The science sovereign keeping our wastewater plants compliant

Eila McTernan works with Irish Water as a Wastewater Compliance Analyst based out of the Cavan office.

As part of celebrating National Science Week, Irish Water has lifted the veil on the work that takes place behind the scenes to keep our wastewater treatment plants compliant.

Unsurprisingly Eila McTernan had no grand plan when she sat her Leaving Cert at the tender age of 16.

She enjoyed science and maths, but she never imagined the aspects of those subjects that caught her attention in class in Manorhamilton were a hint of where her career journey was headed.

Even when the recession hit, and she found herself trawling through Sligo IT’s prospectus to remap her path did she ever think her love of science would lead her to becoming a vital cog in the Irish Water wheel.

But Eila McTernan is the perfect example of a student who explored the infinite possibilities of science - the theme of this year’s Science Week.

“Some days I certainly have imposter syndrome and ask myself how I ended up working as a wastewater compliance analyst with Irish Water, but I suppose the writing was always on the wall.

“I grew up on a farm and always loved the outdoors and nature and certain subjects in science class caught my attention more than others – subjects that now tie into my role.

“I also had a fantastic maths teacher and she pushed me to do my best.”

Now Eila’s days are spent ensuring a number of the wastewater treatment plants in the Northwest are compliant with regulations. She manages data keeping a close eye on trends, works closely with local authority colleagues and is a link between Irish Water and the Environmental Protection Agency (EPA).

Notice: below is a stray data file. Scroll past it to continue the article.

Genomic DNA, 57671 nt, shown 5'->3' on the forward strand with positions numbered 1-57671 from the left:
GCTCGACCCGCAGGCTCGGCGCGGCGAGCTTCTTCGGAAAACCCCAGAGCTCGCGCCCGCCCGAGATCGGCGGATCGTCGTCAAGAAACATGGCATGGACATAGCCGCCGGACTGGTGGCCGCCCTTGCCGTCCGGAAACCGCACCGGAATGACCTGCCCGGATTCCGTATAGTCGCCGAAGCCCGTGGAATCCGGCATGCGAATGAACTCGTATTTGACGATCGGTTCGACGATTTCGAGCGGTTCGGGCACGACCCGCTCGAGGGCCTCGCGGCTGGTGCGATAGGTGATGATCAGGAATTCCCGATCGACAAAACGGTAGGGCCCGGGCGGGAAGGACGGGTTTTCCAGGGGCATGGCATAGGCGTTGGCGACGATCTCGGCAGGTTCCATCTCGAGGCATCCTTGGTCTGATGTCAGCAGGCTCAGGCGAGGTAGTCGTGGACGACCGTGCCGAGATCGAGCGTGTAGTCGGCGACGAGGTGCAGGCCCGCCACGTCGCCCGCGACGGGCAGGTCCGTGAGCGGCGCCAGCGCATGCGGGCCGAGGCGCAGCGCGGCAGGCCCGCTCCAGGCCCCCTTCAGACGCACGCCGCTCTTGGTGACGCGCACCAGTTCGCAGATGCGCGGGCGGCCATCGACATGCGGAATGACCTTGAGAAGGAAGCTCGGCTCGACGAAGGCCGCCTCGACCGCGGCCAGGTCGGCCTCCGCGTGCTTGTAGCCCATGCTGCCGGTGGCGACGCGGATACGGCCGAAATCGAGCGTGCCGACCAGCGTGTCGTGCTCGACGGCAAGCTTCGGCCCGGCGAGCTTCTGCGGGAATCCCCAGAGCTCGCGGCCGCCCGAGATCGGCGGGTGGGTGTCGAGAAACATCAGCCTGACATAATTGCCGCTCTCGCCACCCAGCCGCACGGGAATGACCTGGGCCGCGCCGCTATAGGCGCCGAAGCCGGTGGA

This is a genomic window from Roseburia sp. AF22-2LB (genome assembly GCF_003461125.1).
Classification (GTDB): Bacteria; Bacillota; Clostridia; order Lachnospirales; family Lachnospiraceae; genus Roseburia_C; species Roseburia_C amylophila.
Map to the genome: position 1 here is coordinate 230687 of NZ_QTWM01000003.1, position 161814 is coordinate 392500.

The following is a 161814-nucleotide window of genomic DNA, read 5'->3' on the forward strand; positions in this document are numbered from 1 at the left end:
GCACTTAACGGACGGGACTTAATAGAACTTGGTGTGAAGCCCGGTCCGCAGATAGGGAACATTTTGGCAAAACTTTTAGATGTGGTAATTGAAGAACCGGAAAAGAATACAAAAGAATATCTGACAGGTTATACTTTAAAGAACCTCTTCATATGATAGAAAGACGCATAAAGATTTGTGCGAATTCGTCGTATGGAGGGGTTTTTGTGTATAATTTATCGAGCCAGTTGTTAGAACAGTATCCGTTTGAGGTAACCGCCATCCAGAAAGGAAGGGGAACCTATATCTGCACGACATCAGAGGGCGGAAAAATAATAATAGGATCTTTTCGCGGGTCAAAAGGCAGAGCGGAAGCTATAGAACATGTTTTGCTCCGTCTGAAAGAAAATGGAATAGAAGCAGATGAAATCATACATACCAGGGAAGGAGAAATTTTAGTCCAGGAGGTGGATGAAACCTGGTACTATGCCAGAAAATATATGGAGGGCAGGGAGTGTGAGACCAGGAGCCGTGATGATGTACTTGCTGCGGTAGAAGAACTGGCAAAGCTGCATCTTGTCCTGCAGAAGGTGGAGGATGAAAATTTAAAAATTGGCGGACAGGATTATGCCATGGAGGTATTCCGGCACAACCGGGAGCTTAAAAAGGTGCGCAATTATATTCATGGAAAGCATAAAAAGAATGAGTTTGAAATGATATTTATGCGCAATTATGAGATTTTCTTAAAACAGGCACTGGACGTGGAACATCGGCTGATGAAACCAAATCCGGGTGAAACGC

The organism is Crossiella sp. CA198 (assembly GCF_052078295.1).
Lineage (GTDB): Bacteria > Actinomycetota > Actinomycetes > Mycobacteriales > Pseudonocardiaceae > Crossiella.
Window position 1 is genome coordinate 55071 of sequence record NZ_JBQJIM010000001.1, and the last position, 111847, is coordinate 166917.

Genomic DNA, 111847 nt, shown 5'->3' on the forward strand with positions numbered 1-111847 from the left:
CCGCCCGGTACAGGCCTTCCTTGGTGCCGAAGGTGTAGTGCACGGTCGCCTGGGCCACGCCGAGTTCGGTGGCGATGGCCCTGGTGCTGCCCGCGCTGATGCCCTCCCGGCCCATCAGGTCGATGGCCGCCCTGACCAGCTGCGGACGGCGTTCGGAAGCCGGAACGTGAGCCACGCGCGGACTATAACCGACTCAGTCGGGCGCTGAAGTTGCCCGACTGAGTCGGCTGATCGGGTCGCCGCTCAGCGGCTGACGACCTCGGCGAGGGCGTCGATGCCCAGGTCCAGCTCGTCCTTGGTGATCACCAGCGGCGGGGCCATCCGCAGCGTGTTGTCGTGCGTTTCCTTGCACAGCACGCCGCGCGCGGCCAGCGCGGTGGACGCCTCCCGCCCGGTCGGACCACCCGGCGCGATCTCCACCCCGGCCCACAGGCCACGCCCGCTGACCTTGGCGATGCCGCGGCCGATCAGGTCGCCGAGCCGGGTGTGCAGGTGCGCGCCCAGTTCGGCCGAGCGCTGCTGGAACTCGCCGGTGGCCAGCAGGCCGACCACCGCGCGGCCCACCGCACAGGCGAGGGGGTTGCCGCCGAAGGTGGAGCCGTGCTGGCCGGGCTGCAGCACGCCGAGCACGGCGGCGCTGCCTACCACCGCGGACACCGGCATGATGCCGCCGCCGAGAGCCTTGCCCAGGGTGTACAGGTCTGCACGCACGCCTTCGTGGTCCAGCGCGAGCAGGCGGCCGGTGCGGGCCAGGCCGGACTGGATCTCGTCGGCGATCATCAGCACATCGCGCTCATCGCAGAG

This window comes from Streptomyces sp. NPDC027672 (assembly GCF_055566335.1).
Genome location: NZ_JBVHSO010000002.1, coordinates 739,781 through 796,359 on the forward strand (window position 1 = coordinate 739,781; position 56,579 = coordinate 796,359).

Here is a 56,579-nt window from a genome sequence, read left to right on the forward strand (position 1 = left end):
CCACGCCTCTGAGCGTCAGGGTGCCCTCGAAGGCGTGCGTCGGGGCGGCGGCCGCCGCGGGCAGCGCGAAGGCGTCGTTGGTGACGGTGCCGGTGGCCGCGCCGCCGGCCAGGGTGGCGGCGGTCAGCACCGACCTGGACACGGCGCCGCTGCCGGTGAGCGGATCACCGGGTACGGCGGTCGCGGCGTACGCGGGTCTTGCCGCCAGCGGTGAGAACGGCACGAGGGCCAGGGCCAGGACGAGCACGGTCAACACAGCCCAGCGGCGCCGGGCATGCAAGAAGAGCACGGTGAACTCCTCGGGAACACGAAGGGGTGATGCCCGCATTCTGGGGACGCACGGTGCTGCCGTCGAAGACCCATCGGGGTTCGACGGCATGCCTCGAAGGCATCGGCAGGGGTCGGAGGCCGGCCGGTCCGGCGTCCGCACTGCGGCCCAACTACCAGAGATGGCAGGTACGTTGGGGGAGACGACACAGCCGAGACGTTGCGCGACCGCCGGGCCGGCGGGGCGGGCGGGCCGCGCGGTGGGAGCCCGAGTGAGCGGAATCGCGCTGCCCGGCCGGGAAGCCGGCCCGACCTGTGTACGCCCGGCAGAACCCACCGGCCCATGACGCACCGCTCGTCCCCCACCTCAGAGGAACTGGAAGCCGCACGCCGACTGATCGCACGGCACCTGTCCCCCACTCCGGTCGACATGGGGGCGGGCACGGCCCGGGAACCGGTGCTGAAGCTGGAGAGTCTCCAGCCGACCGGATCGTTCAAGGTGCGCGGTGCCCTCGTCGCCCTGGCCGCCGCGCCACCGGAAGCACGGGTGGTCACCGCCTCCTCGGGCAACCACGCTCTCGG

But she wasn’t always convinced that science was going to play a role in her life.

Armed with an Information Technology course from Sligo IT in 2002, Eila’s working life began carrying out administration duties in Jennings O’Donovan Consulting Engineers in Sligo. Engineers were busy tendering for water and wastewater projects at the time and she soon got an introduction to the world of water and wastewater and the terminology that goes with it.

She was quick to put her hand up when an opportunity came knocking for employees to train in computer aided design before she was put to work on network drawings. Assisting engineers to survey sites also gave her a taste for onsite visits.

But then the economy shuddered to a halt, recession became the buzzword and Eila found herself on a three-day week with too much time to kill.

But again, her resilience shone through, and she turned to Sligo IT for inspiration.

“I’m lucky that Dromahair is so close to Sligo, and I signed up to a course in Science and Environmental Management. It was a great mix of online lectures and in person workshops with visits to different wastewater treatment plants were part of the training.”

She secured a Level 8 Honours degree, and, in the meantime, she had transferred over to the planning and environment department in Jennings and O’Donovan.

“The engineers were working on a lot of wind and solar farms, and they needed environmental impact assessment reports and planning applications so the subjects I had studied aligned nicely with that.”

But it wasn’t all plain sailing. Eila was back working five days a week and juggling study with work.

“I stuck with it from certificate to honours degree. I would be the first to admit I was never the most studious, but I persevered. I enjoyed the course and I got great opportunities to put what I learned into practice at work.”

In 2018 she accepted a job with Irish Water as a Wastewater Compliance Analyst based out of the Cavan office.

She’s proud of her role in ensuring the wastewater systems remains compliant.

“The objective of our wastewater treatment plants is to produce cleaned water that will not harm or pollute the surrounding environment to which it discharges. To achieve this there are a variety of stages that can take place including a combination of physical, biological and chemical processes.

“The way plants are managed and run in balancing the biological process of the food supply to the bugs that in turn breakdown the food i.e. waste material is an art form in itself. It’s lovely to go to site and see first-hand the science at play.”